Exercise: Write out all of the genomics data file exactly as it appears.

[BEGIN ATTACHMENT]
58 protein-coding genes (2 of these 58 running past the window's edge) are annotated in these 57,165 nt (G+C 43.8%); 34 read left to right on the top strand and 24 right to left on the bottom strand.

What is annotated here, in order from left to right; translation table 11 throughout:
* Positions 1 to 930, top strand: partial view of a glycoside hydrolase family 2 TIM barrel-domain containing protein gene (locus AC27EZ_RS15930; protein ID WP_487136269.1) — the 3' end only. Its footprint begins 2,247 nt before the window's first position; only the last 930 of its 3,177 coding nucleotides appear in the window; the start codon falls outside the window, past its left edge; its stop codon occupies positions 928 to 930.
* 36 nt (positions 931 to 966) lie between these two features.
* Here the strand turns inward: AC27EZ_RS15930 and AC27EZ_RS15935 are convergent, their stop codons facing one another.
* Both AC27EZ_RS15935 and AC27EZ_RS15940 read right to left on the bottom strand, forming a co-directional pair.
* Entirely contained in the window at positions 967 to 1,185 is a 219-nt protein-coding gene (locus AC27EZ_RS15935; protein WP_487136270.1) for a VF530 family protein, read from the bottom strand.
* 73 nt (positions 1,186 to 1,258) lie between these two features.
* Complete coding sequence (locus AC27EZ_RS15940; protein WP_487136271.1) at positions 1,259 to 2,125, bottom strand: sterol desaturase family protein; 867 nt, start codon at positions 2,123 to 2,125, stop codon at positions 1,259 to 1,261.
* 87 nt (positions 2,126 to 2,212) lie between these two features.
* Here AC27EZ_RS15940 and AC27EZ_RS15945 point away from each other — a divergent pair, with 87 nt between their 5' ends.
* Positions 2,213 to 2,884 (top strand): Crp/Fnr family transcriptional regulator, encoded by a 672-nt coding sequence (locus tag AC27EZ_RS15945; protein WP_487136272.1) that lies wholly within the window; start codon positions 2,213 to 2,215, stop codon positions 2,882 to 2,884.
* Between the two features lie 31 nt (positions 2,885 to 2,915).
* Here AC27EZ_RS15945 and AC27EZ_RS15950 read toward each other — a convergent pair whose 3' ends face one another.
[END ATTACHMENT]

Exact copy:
58 protein-coding genes (2 of these 58 running past the window's edge) are annotated in these 57,165 nt (G+C 43.8%); 34 read left to right on the top strand and 24 right to left on the bottom strand.

What is annotated here, in order from left to right; translation table 11 throughout:
* Positions 1 to 930, top strand: partial view of a glycoside hydrolase family 2 TIM barrel-domain containing protein gene (locus AC27EZ_RS15930; protein ID WP_487136269.1) — the 3' end only. Its footprint begins 2,247 nt before the window's first position; only the last 930 of its 3,177 coding nucleotides appear in the window; the start codon falls outside the window, past its left edge; its stop codon occupies positions 928 to 930.
* 36 nt (positions 931 to 966) lie between these two features.
* Here the strand turns inward: AC27EZ_RS15930 and AC27EZ_RS15935 are convergent, their stop codons facing one another.
* Both AC27EZ_RS15935 and AC27EZ_RS15940 read right to left on the bottom strand, forming a co-directional pair.
* Entirely contained in the window at positions 967 to 1,185 is a 219-nt protein-coding gene (locus AC27EZ_RS15935; protein WP_487136270.1) for a VF530 family protein, read from the bottom strand.
* 73 nt (positions 1,186 to 1,258) lie between these two features.
* Complete coding sequence (locus AC27EZ_RS15940; protein WP_487136271.1) at positions 1,259 to 2,125, bottom strand: sterol desaturase family protein; 867 nt, start codon at positions 2,123 to 2,125, stop codon at positions 1,259 to 1,261.
* 87 nt (positions 2,126 to 2,212) lie between these two features.
* Here AC27EZ_RS15940 and AC27EZ_RS15945 point away from each other — a divergent pair, with 87 nt between their 5' ends.
* Positions 2,213 to 2,884 (top strand): Crp/Fnr family transcriptional regulator, encoded by a 672-nt coding sequence (locus tag AC27EZ_RS15945; protein WP_487136272.1) that lies wholly within the window; start codon positions 2,213 to 2,215, stop codon positions 2,882 to 2,884.
* Between the two features lie 31 nt (positions 2,885 to 2,915).
* Here AC27EZ_RS15945 and AC27EZ_RS15950 read toward each other — a convergent pair whose 3' ends face one another.